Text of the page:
escaped its broken throat. And the blood flowed.
Buffy looked down at her hands, stained red, and felt tears sting in her
eyes. Drawn, empty-- used up. A tired shell of life, drifting through the
wavering descent into shadow. It was like Willow had been, at the end.
It still moved. A thrill of dread passed through her. Moving, trying to
live. Struggling out the seconds. She felt she would cut it again just to
stop its moving... but she simply stared, a hand on the matted wound, its
warmth feeding up her arm and thawing the winter chill around her. She
stared as it tried to move-- tried to rise again.
And the doe failed. No effort could stop it, and it came silently, and
Buffy couldn't feel the moment the threadbare pulse had faded to
nothingness. Its eyes stared empty out into the mist of rain and falling
leaves. The rush of the stream beside them mingled with the sound of wind
in the tree branches.
The dead gaze. She knew it, she made it with her hands. Aylis had fallen
through her looking glass, then died in Buffy's world. Her foreign eyes
had been empty. Anya had stared into the sky-- her mother to the empty
plaster field of a living room ceiling. That last, distantly remembered
death seemed a mercy, now. She wouldn't have wanted to see this.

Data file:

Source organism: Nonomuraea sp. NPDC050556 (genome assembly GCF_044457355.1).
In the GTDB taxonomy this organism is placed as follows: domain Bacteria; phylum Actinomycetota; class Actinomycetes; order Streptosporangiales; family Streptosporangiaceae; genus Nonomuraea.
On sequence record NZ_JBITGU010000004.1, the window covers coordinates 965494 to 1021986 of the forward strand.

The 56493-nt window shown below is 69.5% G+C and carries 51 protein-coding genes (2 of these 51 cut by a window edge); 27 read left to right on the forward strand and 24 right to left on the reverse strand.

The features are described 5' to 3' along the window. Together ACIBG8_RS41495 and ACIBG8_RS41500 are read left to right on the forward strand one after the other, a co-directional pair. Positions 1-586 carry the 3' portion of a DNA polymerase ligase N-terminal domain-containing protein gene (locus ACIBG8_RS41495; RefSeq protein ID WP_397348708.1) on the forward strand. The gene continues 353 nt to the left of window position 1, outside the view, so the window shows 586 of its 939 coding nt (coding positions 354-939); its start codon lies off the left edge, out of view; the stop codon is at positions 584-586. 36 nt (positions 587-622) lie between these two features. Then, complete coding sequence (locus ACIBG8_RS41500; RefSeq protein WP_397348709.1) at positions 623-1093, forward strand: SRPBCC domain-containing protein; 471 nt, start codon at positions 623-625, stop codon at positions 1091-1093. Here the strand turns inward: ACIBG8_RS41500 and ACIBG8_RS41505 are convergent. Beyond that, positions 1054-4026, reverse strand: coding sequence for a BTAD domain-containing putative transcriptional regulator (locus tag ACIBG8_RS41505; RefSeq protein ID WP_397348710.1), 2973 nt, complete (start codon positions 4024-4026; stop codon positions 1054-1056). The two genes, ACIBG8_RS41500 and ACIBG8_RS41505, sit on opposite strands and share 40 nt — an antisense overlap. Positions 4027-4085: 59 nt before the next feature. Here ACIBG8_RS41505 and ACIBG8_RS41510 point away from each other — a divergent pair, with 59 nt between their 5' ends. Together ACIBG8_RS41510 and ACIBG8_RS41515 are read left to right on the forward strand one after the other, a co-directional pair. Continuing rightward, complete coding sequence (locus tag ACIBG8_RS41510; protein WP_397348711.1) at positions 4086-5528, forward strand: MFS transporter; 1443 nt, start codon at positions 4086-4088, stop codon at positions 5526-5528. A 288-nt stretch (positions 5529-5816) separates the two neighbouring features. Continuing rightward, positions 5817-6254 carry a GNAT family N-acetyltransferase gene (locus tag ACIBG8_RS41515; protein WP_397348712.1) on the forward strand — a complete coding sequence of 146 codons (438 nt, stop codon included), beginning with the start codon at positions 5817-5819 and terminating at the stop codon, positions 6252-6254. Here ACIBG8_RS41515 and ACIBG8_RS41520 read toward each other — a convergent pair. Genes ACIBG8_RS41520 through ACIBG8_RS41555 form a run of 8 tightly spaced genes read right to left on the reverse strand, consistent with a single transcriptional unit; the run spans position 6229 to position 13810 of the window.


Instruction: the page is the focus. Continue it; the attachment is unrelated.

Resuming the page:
Silence fell over the hunter as she knelt on the moist earth. The flesh
cooled quickly, its defenses broken. She couldn't stop staring, with muted
horror, at the slender, alien face of the otherworldly deer.
It seemed forever before she could move, her hands trembling, and she
scrambled on her knees to the waters edge. She plunged her hands into the
cool, open pool of water the deer had broken into through the ice. They
were shocked nearly numb as she held them under. And she saw her
reflection in the space beyond them, the ice beginning already to reclaim
the freezing mirror.
Dark hair, pale skin. A hairline scar ran down her right cheek, from a
long-ago fight. Drawn, empty-- used up. A tired shell of life, drifting
through the wavering descent into shadow. A ghost of herself, and yet
The animal's blood ran from her wrists and down her fingers into the pool,
staining the quivering image a soft red.
She never cried, not anymore. But she fought back the tears that
threatened her resolve as she stared at herself laid bare. It was wrong.
She sensed, deep in the recesses of her empty determination, that it was--
somehow, all gone wrong.
She sighed, removed her hands and clutched them close, tried to keep them
from going completely numb and freezing dangerously. There was something
She looked around herself, at the forest that was once a network of
highways. She laughed, a tragic, painful chuckle. Of course there was
something wrong, here.
But she wouldn't go hungry.
So she drew her knife once more, and went to clean her kill.
Continued in Part Nine: Ring of Fire